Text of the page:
Nuclei segmentation using Cellpose

In this tutorial we show how we can use the anatomical segmentation algorithm Cellpose in squidpy.im.segment for nuclei segmentation.

Cellpose [Stringer et al., 2021], (code) is a novel anatomical segmentation algorithm. To use it in this example, we need to install it first via: pip install cellpose. To run the notebook locally, create a conda environment as conda env create -f cellpose_environment.yml using this cellpose_environment.yml, which installs Squidpy and Cellpose.

[1]:
import squidpy as sq
import numpy as np
import matplotlib.pyplot as plt

Prepare custom segmentation function using Cellpose

Import the Cellpose segmentation model. See https://cellpose.readthedocs.io/en/latest/api.html#cellpose-class.

[2]:
from cellpose import models

The method parameter of the sq.im.segment method accepts any callable with the signature: numpy.ndarray (height, width, channels) -> numpy.ndarray (height, width[, channels]). Additional model specific arguments will also be passed on. To use the Cellpose model, we define a wrapper that initializes the model, evaluates it and returns the segmentation masks. We can make use of Cellpose specific options by passing on arguments like the minimum number of pixels per mask min_size.

[3]:
def cellpose(img, min_size=15):
    model = models.Cellpose(model_type='nuclei')
    res, _, _, _ = model.eval(
        img,
        channels=[0, 0],
        diameter=None,
        min_size=min_size,
    )
    return res

Cell segmentation on Visium fluorescence data

Load the image and visualize its channels.

[4]:
img = sq.datasets.visium_fluo_image_crop()
crop = img.crop_corner(1000, 1000, size=1000)
crop.show(channelwise=True)
../_images/external_tutorials_tutorial_cellpose_segmentation_10_0.png

Segment the DAPI channel using the cellpose function defined above.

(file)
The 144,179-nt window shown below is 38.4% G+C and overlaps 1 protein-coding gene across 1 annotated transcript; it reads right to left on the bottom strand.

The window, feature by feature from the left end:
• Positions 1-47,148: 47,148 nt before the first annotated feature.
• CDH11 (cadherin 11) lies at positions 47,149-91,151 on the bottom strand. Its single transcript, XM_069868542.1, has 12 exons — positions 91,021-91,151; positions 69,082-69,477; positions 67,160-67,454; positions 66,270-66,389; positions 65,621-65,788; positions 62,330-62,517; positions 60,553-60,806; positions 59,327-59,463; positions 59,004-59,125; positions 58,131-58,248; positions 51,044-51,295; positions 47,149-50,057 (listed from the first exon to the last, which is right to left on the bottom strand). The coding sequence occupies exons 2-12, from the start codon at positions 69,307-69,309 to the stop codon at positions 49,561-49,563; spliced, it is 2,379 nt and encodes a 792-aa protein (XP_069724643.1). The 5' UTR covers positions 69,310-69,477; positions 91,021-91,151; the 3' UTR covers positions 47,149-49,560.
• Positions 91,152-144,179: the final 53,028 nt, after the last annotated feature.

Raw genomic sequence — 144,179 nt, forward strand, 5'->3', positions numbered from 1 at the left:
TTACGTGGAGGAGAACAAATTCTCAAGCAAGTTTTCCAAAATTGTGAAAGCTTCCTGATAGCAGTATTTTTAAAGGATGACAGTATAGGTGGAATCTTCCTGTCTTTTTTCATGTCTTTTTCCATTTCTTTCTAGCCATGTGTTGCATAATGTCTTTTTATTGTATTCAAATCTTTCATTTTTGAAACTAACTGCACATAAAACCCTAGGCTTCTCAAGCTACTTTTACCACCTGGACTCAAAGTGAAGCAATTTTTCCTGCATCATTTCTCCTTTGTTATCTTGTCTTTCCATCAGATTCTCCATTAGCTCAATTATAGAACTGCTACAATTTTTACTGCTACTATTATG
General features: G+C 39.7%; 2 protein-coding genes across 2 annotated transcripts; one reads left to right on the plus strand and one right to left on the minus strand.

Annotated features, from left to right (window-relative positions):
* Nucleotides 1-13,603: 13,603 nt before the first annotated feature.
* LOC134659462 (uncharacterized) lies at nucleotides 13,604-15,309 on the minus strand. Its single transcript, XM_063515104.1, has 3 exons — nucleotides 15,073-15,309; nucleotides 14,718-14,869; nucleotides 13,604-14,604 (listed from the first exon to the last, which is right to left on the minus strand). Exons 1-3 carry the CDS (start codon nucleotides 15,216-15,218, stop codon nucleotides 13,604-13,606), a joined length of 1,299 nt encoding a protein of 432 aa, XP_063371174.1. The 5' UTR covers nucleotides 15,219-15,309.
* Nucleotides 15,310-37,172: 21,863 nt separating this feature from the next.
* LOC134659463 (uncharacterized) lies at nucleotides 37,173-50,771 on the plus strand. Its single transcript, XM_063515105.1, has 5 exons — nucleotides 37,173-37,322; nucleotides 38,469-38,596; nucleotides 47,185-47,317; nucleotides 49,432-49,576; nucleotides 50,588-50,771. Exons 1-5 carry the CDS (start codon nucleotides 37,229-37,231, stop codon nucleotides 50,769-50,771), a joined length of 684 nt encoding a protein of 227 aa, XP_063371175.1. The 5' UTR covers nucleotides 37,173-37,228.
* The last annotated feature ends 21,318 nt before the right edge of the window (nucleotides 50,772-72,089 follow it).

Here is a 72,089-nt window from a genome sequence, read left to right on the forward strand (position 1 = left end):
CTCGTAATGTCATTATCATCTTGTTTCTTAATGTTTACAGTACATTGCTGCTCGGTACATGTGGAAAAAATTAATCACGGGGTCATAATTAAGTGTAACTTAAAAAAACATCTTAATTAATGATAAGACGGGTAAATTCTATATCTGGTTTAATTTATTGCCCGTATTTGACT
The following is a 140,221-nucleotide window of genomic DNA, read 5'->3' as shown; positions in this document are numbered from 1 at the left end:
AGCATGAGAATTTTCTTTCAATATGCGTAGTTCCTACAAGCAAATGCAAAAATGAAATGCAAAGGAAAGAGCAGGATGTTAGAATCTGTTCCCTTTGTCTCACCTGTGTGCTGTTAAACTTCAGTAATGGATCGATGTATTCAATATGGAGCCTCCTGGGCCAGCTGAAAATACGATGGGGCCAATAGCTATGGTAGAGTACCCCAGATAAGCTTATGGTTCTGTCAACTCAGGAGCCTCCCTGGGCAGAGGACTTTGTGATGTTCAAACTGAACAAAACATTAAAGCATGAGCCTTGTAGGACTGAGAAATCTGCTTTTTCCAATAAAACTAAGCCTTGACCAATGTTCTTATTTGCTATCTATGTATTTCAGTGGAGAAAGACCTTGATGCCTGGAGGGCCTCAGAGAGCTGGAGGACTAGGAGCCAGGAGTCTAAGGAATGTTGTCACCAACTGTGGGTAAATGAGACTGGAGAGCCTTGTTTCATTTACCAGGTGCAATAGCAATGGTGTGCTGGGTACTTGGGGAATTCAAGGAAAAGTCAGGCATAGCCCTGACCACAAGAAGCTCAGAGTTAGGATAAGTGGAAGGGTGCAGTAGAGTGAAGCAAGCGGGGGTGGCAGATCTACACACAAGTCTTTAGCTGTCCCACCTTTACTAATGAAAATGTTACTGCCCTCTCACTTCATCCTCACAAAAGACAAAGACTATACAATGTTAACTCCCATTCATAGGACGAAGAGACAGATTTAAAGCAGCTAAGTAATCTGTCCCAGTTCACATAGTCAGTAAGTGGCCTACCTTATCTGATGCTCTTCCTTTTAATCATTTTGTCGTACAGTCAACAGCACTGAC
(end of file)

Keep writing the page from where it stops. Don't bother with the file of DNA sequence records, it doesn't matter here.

[5]:
sq.im.segment(img=crop, layer="image", channel=0, method=cellpose)

Plot the DAPI channel of the image crop and the segmentation result.

[6]:
print(crop)
print(f"Number of segments in crop: {len(np.unique(crop['segmented_custom']))}")

fig, axes = plt.subplots(1, 2, figsize=(10, 20))
crop.show("image", channel=0, ax=axes[0])
_ = axes[0].set_title("DAPI")
crop.show("segmented_custom", cmap="jet", interpolation="none", ax=axes[1])
_ = axes[1].set_title("Cellpose segmentation")
ImageContainer[shape=(1000, 1000), layers=['image', 'segmented_custom']]
Number of segments in crop: 334
../_images/external_tutorials_tutorial_cellpose_segmentation_14_1.png

The sq.im.segment method will pass any additional arguments to the cellpose function, so we can also filter out segments with less than 200 pixels and compare the results to the segmentation result from above that works with the default of 15 pixels.

[7]:
sq.im.segment(img=crop, layer="image", channel=0, method=cellpose, min_size=200)

print(crop)
print(f"Number of segments in crop: {len(np.unique(crop['segmented_custom']))}")

fig, axes = plt.subplots(1, 2, figsize=(10, 20))
crop.show("image", channel=0, ax=axes[0])
_ = axes[0].set_title("DAPI")
crop.show("segmented_custom", cmap="jet", interpolation="none", ax=axes[1])
_ = axes[1].set_title("Cellpose segmentation")
ImageContainer[shape=(1000, 1000), layers=['image', 'segmented_custom']]
Number of segments in crop: 188
../_images/external_tutorials_tutorial_cellpose_segmentation_16_1.png

Cell segmentation on H&E stained tissue data

For the fluorescence data, we did nuclei segmentation on the DAPI channel simply by just passing on that channel to the Cellpose model. For the H&E images, we will pass on all three channels by calling sq.im.segment() with channel=None and then decide in the Cellpose model on which channel we want to segment using the first element of the channels parameter. Here, we need to be cautious as the numbering is different (0=grayscale, 1=red, 2=green, 3=blue)!